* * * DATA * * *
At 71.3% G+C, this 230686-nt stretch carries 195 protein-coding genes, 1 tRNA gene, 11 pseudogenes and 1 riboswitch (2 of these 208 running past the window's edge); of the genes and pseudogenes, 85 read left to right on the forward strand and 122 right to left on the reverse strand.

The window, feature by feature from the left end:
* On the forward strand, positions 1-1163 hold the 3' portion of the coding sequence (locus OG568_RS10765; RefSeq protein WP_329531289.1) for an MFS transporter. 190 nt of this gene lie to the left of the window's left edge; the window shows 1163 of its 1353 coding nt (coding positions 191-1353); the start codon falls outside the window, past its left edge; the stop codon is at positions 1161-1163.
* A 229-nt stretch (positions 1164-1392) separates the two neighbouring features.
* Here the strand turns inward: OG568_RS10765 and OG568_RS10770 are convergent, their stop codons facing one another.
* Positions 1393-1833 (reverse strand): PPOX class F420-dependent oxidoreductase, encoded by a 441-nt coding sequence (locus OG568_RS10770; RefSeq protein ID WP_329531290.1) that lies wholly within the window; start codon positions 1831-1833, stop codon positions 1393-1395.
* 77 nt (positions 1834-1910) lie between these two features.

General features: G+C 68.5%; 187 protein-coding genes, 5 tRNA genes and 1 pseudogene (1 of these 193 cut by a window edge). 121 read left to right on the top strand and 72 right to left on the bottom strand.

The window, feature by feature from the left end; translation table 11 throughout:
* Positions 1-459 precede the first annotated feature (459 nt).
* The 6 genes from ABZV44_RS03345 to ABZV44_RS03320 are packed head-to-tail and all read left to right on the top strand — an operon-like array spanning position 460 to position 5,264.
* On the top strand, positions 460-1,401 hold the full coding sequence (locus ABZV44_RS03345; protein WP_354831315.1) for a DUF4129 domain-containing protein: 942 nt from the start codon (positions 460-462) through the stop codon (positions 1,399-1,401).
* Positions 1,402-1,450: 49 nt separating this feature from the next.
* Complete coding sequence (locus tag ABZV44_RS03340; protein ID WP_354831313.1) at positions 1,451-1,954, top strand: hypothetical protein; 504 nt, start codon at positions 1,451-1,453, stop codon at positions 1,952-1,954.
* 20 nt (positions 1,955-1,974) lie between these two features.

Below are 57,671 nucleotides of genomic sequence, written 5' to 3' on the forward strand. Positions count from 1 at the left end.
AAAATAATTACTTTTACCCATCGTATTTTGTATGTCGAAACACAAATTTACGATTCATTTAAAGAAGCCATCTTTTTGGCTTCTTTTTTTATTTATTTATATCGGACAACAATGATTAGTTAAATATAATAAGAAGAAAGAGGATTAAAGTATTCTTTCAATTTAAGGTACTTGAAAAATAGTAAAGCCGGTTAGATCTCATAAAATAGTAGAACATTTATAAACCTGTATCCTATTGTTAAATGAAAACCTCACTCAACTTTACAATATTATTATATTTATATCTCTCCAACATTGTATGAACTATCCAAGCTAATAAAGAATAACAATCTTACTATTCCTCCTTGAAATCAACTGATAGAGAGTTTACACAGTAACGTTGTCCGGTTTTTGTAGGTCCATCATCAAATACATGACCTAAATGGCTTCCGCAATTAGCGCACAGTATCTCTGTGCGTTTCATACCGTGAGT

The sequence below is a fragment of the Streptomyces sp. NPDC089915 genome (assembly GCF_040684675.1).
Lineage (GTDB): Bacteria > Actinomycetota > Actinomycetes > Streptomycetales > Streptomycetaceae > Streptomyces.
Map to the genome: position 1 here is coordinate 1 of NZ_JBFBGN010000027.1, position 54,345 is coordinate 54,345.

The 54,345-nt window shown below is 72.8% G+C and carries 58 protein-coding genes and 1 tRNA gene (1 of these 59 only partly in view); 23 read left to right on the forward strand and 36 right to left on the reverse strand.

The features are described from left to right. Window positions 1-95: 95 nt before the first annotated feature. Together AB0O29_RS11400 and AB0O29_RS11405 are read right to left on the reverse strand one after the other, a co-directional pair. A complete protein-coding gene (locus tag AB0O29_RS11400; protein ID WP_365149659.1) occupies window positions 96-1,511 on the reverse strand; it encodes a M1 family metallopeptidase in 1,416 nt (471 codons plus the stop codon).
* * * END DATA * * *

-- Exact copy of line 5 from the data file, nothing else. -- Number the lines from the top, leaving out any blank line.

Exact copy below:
* Here the strand turns inward: OG568_RS10765 and OG568_RS10770 are convergent, their stop codons facing one another.